# The Unapologetic Mathematician

## Distinct Eigenvalues

Today I’d like to point out a little fact that applies over any field (not just the algebraically-closed ones). Let $T$ be a linear endomorphism on a vector space $V$, and for $1\leq i\leq n$, let $v_i$ be eigenvectors with corresponding eigenvalues $\lambda_i$. Further, assume that $\lambda_i\neq\lambda_i$ for $i\neq j$. I claim that the $v_i$ are linearly independent.

Suppose the collection is linearly dependent. Then for some $k$ we have a linear relation

$\displaystyle v_k=c_1v_1+c_2v_2+...+c_{k-1}v_{k-1}$

We can assume that $k$ is the smallest index so that we get such a relation involving only smaller indices.

Hit both sides of this equation by $T$, and use the eigenvalue properties to find

$\displaystyle\lambda_kv_k=c_1\lambda_1v_1+c_2\lambda_2v_2+...+c_{k-1}\lambda_{k-1}v_{k-1}$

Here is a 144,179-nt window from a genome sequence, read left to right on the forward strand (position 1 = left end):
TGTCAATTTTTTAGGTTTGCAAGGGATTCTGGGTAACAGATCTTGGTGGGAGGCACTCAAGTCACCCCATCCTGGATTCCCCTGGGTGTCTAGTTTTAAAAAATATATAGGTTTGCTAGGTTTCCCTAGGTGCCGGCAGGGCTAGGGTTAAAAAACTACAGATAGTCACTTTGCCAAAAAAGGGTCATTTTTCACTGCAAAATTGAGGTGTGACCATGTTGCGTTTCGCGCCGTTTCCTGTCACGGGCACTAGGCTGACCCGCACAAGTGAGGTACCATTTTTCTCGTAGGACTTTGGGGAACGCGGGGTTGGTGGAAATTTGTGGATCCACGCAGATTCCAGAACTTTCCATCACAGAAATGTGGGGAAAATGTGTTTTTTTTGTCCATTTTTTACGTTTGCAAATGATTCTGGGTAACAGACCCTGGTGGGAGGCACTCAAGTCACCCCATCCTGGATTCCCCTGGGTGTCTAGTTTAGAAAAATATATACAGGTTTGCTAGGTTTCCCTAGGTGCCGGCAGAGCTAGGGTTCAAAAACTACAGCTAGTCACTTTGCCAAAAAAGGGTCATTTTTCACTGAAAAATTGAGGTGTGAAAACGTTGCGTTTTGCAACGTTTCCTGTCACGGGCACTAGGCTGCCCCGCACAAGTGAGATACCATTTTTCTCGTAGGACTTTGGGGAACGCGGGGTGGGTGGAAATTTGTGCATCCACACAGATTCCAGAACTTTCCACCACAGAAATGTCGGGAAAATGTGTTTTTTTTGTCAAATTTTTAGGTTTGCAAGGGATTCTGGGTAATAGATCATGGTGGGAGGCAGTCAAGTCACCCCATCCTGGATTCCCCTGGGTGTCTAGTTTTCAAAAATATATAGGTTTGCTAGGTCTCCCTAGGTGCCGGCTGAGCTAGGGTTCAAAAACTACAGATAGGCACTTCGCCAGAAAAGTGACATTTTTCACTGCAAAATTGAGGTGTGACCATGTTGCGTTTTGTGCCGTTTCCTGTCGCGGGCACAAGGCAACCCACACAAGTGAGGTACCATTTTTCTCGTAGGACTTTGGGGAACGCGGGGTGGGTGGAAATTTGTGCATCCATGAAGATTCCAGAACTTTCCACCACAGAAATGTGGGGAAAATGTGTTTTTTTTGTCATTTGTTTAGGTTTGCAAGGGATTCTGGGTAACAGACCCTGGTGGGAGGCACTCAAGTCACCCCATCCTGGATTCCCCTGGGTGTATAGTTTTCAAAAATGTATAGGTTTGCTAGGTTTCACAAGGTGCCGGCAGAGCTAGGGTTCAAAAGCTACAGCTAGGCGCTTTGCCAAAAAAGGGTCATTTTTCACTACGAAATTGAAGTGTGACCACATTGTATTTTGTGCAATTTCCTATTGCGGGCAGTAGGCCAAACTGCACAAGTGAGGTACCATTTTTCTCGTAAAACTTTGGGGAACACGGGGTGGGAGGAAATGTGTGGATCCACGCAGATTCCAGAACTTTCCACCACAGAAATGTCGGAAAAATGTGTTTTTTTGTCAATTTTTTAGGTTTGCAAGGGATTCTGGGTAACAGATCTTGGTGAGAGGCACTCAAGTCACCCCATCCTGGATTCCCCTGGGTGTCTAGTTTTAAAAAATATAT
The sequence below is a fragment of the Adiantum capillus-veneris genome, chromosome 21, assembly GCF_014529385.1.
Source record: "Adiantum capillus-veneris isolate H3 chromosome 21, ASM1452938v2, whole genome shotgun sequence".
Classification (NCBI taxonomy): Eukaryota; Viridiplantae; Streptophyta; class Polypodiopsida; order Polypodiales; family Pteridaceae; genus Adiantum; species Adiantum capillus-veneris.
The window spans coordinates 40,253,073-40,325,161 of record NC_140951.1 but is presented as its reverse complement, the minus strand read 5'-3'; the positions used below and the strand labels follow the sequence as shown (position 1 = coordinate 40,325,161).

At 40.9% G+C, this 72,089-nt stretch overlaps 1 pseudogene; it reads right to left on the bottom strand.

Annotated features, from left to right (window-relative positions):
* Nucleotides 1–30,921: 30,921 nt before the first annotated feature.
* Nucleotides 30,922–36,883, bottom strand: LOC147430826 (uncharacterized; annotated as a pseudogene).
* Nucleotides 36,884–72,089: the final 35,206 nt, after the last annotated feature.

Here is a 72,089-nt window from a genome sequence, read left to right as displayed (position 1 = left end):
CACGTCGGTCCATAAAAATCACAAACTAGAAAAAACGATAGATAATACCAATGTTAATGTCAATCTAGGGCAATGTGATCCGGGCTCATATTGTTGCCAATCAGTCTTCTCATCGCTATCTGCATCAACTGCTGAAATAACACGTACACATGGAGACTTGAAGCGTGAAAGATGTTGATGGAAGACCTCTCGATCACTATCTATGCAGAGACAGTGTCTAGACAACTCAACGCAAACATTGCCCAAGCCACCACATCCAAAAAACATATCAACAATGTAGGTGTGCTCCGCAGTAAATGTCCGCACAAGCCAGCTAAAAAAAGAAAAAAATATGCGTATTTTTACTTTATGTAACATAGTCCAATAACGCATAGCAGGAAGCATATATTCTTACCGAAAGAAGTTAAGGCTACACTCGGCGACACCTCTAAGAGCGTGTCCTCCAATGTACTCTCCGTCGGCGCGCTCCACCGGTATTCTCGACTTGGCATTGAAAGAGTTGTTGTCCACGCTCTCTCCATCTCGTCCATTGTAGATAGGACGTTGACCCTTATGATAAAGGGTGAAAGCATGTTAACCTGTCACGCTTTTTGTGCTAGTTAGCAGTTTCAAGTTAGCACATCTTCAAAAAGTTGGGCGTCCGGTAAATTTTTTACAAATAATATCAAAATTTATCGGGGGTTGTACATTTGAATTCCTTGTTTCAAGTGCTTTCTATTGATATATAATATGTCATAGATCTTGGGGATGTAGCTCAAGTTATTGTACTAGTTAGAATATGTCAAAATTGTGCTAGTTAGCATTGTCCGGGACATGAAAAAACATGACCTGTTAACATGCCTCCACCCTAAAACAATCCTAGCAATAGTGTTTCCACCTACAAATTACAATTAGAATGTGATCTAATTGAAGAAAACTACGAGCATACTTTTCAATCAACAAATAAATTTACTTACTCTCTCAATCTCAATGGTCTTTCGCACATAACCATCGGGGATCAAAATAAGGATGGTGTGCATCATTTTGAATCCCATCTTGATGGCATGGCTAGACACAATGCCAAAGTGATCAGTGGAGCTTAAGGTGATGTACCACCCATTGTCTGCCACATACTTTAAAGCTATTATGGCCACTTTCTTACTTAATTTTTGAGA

On the other hand, we could just multiply the first equation by $\lambda_k$ to get

$\displaystyle\lambda_kv_k=c_1\lambda_kv_1+c_2\lambda_kv_2+...+c_{k-1}\lambda_kv_{k-1}$

Subtracting, we find the equation

$\displaystyle0=c_1(\lambda_k-\lambda_1)v_1+c_2(\lambda_k-\lambda_2)v_2+...+c_{k-1}(\lambda_k-\lambda_{k-1})v_{k-1}$

But we this would contradict the minimality of $k$ we assumed before. Thus there can be no such linear relation, and eigenvectors corresponding to distinct eigenvalues are linearly independent.

February 4, 2009 Posted by | Algebra, Linear Algebra | 5 Comments